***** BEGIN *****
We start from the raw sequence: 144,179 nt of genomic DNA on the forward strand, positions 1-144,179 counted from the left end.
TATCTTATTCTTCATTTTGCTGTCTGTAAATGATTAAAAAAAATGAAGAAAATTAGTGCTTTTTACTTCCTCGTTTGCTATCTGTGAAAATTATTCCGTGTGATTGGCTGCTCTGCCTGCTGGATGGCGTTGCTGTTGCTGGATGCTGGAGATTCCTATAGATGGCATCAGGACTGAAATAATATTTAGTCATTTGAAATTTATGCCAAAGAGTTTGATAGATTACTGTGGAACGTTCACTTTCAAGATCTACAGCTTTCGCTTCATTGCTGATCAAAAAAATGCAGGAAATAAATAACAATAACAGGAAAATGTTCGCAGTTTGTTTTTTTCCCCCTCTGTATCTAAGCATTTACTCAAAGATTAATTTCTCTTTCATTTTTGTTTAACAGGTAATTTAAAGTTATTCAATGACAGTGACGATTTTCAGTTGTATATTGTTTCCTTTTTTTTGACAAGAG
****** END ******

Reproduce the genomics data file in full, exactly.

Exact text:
We start from the raw sequence: 144,179 nt of genomic DNA on the forward strand, positions 1-144,179 counted from the left end.
TATCTTATTCTTCATTTTGCTGTCTGTAAATGATTAAAAAAAATGAAGAAAATTAGTGCTTTTTACTTCCTCGTTTGCTATCTGTGAAAATTATTCCGTGTGATTGGCTGCTCTGCCTGCTGGATGGCGTTGCTGTTGCTGGATGCTGGAGATTCCTATAGATGGCATCAGGACTGAAATAATATTTAGTCATTTGAAATTTATGCCAAAGAGTTTGATAGATTACTGTGGAACGTTCACTTTCAAGATCTACAGCTTTCGCTTCATTGCTGATCAAAAAAATGCAGGAAATAAATAACAATAACAGGAAAATGTTCGCAGTTTGTTTTTTTCCCCCTCTGTATCTAAGCATTTACTCAAAGATTAATTTCTCTTTCATTTTTGTTTAACAGGTAATTTAAAGTTATTCAATGACAGTGACGATTTTCAGTTGTATATTGTTTCCTTTTTTTTGACAAGAG